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Bar Briefs March 2006
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Bar Briefs
March 2006 • Volume 24 • Number 09

From the President
"The Rocket Docket " by Kathy J. Vogt

From the Executive Director

"Traditionalists Featuring John Potvin "

by Rick R. Troy

Circuit Court Corner by Keith Beasley

Elder Law
"Deficit Reduction Act of 2005 " by Alan Polack

Centennial Article
"Macomb County Bar Association During the Depression
Years "

by Lawerance Katz

Legal "Aid"
"A Call to Action" by Julie Gatti

From the YLS Chair
"MCBA Membership Has Its Privledges "
by Mark Pellecchia, YLS Chair

From the YLS

"The Changing Face of Criminal Law "
by Jarrod Flemming


From the President
"The Rocket Docket" by Kathy J. Vogt

It appears that the Supreme Court has decided that all of our courts need to be on the Rocket Docket.

Have you noticed that you can no longer waive district court arraignments by mail? We now have arraignment/pre-trial dates. The reason, I am informed, is the Supreme Court’s mandate that district courts must complete their criminal cases within 91 days from arraignment. It may seem that having pre-trial with arraignment is an inconvenience, but by doing so the courts are able to grant adjournment of pre-trial without triggering the 91 day time limit. This means we must get our discovery requests in early and be prepared to plea or set a matter for trial on the first appearance. The Supremes are cracking the whip to ensure that justice is administered in a timely fashion!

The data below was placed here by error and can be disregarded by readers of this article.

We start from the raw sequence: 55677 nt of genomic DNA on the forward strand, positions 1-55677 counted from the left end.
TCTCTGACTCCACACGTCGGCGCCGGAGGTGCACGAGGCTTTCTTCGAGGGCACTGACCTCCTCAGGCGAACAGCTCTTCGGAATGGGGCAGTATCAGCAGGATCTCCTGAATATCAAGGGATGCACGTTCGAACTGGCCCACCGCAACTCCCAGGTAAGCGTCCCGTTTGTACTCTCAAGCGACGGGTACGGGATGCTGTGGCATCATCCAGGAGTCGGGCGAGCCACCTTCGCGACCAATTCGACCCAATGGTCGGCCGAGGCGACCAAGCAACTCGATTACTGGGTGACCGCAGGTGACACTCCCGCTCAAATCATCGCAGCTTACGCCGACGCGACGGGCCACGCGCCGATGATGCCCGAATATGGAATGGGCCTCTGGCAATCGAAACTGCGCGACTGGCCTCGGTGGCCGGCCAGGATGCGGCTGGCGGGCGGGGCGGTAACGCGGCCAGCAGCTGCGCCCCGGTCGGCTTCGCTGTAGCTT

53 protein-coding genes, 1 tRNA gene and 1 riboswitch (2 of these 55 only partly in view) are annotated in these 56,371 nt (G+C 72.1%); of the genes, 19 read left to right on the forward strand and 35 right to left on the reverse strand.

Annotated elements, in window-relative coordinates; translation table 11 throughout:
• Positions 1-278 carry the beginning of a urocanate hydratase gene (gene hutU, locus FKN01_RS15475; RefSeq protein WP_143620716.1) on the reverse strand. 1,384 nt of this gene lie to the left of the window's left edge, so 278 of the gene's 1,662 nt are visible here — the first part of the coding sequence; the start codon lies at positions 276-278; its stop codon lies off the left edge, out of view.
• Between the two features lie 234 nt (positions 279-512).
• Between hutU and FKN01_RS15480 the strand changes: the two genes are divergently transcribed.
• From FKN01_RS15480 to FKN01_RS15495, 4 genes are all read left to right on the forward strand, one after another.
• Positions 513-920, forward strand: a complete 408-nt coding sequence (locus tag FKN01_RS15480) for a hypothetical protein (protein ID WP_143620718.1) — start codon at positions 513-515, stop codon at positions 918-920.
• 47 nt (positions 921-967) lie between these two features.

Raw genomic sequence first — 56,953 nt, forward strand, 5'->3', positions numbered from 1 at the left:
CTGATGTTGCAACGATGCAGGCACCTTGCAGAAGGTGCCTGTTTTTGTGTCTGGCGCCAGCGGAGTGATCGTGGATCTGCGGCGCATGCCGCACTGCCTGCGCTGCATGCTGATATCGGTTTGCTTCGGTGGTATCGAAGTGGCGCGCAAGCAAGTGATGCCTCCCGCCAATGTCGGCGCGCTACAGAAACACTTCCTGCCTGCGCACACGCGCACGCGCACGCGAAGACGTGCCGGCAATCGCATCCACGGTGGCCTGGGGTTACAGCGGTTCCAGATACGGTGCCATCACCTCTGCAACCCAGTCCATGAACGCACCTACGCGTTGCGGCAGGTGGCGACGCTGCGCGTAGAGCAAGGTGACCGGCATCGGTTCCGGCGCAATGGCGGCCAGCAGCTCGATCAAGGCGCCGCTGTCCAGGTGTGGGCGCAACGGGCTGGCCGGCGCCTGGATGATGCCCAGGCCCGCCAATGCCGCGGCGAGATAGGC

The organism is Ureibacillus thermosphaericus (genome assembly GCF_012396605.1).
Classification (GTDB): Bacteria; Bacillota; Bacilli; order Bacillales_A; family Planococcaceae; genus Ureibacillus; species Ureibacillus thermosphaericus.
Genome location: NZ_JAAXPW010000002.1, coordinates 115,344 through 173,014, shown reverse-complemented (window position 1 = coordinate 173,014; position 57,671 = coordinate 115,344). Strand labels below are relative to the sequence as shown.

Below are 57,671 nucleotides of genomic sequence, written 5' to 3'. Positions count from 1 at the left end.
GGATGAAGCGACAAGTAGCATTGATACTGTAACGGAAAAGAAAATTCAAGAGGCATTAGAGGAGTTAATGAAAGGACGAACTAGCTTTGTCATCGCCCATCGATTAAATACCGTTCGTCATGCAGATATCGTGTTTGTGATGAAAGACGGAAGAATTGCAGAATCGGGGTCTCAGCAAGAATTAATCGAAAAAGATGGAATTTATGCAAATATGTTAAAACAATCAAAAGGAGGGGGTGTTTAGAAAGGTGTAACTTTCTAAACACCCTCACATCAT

The circuit court has also received mandates as to how quickly cases should be resolved. Ninety percent of all felony cases should be adjudicated within 91 days from the date of bind over; 98% within 154 days; and 100% within 301 days. The prosecutor’s new no plea policy certainly does alleviate the complications this deadline creates.

Ninety percent of all divorce cases without children should be resolved within 91 days from date of filing; if children are involved, then 245 days. Under no circumstances should a divorce case exceed one year.

Civil matters are given much more latitude: 75% should be adjudicated within 364 days; 95% within 546 days; and 100% within 728 days unless there are exceptional circumstances.